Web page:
Men's Health (Singapore) - - HEALTH -

The Ori­gin

The ver­te­brae lin­ing your back­bone are cush­ioned by shock-ab­sorb­ing discs. Over time, disc dam­age leads to mi­cro­move­ments that can trig­ger pain. On an X-ray, CT scan, or MRI, the narrowing of space be­tween ver­te­brae is of­ten in­ter­preted as disc de­gen­er­a­tion and the source of pain. It would seem log­i­cal, then, that fus­ing ver­te­brae and/ or re­mov­ing bone would limit mi­cro­move­ments, make space for nerves, and ease the ache. This thinking led to a 70 per­cent spike in such surg­eries from 2001 to 2011. About 400,000 are done an­nu­ally.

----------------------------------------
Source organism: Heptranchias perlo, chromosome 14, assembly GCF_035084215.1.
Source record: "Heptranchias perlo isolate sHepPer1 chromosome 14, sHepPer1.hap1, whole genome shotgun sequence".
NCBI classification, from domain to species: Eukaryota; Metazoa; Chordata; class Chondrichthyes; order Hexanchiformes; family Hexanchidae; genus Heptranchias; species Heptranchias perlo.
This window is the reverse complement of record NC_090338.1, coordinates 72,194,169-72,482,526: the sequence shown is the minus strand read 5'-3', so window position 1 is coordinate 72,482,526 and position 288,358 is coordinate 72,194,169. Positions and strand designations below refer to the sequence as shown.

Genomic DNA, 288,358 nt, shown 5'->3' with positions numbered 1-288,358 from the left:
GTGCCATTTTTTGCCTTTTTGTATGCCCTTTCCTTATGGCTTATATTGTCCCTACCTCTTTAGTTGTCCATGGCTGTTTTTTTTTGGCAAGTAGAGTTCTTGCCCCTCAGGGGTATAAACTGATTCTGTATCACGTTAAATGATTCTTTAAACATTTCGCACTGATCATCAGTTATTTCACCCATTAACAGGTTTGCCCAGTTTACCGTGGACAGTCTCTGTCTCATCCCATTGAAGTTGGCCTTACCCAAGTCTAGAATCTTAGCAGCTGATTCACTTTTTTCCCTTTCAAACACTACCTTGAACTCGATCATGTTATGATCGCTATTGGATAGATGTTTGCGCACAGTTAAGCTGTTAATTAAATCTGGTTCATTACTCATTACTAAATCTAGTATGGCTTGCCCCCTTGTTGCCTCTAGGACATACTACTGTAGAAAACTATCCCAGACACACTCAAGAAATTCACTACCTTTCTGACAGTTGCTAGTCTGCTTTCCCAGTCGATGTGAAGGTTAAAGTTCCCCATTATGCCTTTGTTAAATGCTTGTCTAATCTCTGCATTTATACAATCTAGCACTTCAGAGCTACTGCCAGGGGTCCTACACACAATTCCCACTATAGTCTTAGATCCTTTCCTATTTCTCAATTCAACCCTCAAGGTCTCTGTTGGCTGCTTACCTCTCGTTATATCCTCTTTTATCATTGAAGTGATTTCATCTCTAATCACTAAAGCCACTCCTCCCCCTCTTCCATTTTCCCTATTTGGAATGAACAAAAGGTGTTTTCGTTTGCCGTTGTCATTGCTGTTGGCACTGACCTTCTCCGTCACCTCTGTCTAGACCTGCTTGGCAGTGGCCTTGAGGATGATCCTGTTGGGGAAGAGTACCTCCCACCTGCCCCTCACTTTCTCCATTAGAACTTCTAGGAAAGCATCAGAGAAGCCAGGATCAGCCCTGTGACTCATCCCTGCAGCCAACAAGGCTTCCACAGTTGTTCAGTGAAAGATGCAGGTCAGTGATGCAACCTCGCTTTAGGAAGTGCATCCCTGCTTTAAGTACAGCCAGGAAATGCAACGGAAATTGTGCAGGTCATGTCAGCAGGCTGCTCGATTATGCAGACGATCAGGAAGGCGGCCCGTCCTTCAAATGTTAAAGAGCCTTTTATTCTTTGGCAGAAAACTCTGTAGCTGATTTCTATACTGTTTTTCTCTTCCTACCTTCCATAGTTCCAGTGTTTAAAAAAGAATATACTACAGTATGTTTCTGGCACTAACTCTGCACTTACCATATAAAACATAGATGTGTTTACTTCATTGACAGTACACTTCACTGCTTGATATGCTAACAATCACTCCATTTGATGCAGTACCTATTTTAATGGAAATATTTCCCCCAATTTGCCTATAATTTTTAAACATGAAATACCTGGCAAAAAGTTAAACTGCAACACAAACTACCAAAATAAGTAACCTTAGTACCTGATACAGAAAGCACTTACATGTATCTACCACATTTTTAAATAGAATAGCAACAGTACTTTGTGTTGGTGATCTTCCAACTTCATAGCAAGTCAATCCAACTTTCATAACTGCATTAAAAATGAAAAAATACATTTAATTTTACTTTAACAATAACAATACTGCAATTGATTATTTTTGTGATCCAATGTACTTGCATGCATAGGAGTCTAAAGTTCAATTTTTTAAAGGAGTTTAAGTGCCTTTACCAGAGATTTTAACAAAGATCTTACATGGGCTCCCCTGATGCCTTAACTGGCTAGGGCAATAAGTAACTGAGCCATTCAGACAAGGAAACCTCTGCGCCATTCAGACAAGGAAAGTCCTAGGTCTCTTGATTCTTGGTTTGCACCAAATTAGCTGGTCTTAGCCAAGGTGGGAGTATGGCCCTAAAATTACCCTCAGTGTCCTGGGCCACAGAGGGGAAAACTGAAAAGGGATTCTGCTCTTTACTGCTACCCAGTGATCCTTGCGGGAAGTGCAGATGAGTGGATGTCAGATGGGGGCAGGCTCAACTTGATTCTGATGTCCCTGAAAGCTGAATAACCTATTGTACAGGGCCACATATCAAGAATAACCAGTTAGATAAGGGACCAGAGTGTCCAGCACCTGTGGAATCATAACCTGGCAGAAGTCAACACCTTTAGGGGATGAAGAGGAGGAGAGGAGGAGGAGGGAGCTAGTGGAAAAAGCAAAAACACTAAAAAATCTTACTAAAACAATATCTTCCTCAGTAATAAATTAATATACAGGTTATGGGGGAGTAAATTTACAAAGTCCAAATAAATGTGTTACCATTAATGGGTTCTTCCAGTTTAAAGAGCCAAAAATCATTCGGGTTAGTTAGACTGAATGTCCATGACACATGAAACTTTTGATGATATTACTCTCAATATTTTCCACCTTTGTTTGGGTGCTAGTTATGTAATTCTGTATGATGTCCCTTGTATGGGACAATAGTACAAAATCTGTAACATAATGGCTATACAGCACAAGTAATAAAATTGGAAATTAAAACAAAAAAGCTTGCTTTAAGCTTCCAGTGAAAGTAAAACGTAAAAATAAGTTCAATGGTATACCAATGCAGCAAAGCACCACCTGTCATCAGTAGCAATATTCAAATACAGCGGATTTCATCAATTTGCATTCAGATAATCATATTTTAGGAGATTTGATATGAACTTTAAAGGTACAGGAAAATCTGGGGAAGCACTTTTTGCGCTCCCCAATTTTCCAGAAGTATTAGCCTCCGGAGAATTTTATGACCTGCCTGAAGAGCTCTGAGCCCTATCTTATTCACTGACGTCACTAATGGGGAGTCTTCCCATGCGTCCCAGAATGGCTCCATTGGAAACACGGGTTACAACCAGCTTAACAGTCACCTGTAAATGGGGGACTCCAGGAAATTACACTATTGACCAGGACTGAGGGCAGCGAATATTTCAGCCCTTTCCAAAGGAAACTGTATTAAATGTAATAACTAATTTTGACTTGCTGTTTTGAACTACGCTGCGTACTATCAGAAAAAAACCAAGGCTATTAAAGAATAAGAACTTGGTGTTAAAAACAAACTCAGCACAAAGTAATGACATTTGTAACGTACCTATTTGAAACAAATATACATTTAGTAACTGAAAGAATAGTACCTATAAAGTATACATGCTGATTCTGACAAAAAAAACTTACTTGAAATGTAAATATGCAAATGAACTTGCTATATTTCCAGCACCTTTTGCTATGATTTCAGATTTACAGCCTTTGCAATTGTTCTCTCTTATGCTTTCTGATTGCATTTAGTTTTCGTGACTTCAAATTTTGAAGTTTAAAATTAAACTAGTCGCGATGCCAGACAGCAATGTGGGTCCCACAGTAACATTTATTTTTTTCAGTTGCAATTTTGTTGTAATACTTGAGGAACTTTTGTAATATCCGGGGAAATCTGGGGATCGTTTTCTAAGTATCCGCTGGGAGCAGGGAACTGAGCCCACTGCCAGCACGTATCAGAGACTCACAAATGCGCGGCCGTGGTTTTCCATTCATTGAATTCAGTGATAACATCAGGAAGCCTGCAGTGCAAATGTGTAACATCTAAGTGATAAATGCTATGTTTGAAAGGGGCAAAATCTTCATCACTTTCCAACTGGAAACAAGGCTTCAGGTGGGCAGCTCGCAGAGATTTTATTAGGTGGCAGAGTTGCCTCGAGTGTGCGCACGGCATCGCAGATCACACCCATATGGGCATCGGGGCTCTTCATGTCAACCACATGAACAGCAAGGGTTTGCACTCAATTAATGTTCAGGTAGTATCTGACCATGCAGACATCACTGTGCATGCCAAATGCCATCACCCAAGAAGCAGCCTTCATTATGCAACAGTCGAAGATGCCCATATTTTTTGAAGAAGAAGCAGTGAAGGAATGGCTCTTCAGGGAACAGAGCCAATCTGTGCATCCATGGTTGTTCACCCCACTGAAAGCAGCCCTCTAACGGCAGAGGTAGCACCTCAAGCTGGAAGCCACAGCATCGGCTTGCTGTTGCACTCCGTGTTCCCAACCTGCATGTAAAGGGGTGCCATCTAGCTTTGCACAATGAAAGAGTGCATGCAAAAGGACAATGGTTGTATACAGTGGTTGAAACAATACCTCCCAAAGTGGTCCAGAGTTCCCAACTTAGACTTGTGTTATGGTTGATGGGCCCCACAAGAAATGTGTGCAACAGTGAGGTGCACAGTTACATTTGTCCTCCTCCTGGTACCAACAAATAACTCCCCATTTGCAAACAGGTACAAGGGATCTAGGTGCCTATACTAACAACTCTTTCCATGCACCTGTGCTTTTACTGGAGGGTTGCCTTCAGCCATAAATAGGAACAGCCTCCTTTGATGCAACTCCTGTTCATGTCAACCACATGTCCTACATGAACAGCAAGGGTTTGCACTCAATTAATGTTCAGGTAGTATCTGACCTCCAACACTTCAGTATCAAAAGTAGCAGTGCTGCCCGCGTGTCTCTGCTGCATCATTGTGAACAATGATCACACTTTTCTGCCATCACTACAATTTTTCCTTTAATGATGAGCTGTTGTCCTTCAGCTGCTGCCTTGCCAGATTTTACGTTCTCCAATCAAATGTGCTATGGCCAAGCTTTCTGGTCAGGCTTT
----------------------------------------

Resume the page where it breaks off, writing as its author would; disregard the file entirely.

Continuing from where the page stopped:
The Truth

A re­cent study de­ter­mined that up to 40 per­cent of peo­ple who un­dergo back surgery could con­tinue to have sig­nif­i­cant pain af­ter­ward. Rates of com­pli­ca­tion from such op­er­a­tions can be up­wards of 20 per­cent. Even with to­day’s med­i­cal ad­vances, find­ing the cause of lower-back pain is very dif­fi­cult. About 85 per­cent is the “non­spe­cific” type and surgery is typ­i­cally not the best op­tion. In 2017, the Amer­i­can Col­lege of Physi­cians pub­lished new guide­lines, rec­om­mend­ing non­phar­ma­co­logic, non-sur­gi­cal op­tions, such as ex­er­cise and cog­ni­tive be­havioural ther­apy, to treat acute and chronic lowerback pain.

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